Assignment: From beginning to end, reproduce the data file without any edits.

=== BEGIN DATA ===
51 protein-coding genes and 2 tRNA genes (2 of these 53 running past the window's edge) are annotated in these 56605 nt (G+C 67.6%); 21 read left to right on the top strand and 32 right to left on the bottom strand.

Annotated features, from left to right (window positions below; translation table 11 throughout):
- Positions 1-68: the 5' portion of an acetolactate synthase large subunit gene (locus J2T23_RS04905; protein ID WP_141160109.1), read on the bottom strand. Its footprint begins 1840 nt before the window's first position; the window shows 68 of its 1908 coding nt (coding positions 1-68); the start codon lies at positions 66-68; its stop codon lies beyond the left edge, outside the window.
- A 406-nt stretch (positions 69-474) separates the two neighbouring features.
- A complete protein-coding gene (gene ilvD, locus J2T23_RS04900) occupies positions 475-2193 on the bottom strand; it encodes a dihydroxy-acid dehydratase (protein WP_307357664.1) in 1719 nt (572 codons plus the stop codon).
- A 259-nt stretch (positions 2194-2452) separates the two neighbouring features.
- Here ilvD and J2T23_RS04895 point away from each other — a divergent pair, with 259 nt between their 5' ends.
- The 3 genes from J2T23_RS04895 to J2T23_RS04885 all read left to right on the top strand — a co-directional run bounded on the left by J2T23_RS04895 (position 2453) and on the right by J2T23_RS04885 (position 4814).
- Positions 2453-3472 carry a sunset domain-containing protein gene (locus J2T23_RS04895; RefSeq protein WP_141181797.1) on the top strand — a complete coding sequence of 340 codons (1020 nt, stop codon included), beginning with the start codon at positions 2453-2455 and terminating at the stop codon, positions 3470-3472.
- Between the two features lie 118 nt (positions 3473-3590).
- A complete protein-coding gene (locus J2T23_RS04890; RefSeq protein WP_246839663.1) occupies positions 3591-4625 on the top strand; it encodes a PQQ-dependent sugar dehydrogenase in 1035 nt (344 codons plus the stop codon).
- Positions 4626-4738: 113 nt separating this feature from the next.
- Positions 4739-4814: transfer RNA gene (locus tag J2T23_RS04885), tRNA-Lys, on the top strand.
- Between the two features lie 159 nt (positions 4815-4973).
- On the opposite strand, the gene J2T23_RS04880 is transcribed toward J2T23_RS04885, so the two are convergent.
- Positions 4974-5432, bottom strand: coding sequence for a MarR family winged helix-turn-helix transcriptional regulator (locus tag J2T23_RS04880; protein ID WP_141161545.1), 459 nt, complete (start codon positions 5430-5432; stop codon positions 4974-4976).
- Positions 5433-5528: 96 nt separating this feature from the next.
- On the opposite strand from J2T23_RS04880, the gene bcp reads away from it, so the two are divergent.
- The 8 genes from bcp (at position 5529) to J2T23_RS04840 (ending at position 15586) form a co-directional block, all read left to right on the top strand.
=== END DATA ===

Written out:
51 protein-coding genes and 2 tRNA genes (2 of these 53 running past the window's edge) are annotated in these 56605 nt (G+C 67.6%); 21 read left to right on the top strand and 32 right to left on the bottom strand.

Annotated features, from left to right (window positions below; translation table 11 throughout):
- Positions 1-68: the 5' portion of an acetolactate synthase large subunit gene (locus J2T23_RS04905; protein ID WP_141160109.1), read on the bottom strand. Its footprint begins 1840 nt before the window's first position; the window shows 68 of its 1908 coding nt (coding positions 1-68); the start codon lies at positions 66-68; its stop codon lies beyond the left edge, outside the window.
- A 406-nt stretch (positions 69-474) separates the two neighbouring features.
- A complete protein-coding gene (gene ilvD, locus J2T23_RS04900) occupies positions 475-2193 on the bottom strand; it encodes a dihydroxy-acid dehydratase (protein WP_307357664.1) in 1719 nt (572 codons plus the stop codon).
- A 259-nt stretch (positions 2194-2452) separates the two neighbouring features.
- Here ilvD and J2T23_RS04895 point away from each other — a divergent pair, with 259 nt between their 5' ends.
- The 3 genes from J2T23_RS04895 to J2T23_RS04885 all read left to right on the top strand — a co-directional run bounded on the left by J2T23_RS04895 (position 2453) and on the right by J2T23_RS04885 (position 4814).
- Positions 2453-3472 carry a sunset domain-containing protein gene (locus J2T23_RS04895; RefSeq protein WP_141181797.1) on the top strand — a complete coding sequence of 340 codons (1020 nt, stop codon included), beginning with the start codon at positions 2453-2455 and terminating at the stop codon, positions 3470-3472.
- Between the two features lie 118 nt (positions 3473-3590).
- A complete protein-coding gene (locus J2T23_RS04890; RefSeq protein WP_246839663.1) occupies positions 3591-4625 on the top strand; it encodes a PQQ-dependent sugar dehydrogenase in 1035 nt (344 codons plus the stop codon).
- Positions 4626-4738: 113 nt separating this feature from the next.
- Positions 4739-4814: transfer RNA gene (locus tag J2T23_RS04885), tRNA-Lys, on the top strand.
- Between the two features lie 159 nt (positions 4815-4973).
- On the opposite strand, the gene J2T23_RS04880 is transcribed toward J2T23_RS04885, so the two are convergent.
- Positions 4974-5432, bottom strand: coding sequence for a MarR family winged helix-turn-helix transcriptional regulator (locus tag J2T23_RS04880; protein ID WP_141161545.1), 459 nt, complete (start codon positions 5430-5432; stop codon positions 4974-4976).
- Positions 5433-5528: 96 nt separating this feature from the next.
- On the opposite strand from J2T23_RS04880, the gene bcp reads away from it, so the two are divergent.
- The 8 genes from bcp (at position 5529) to J2T23_RS04840 (ending at position 15586) form a co-directional block, all read left to right on the top strand.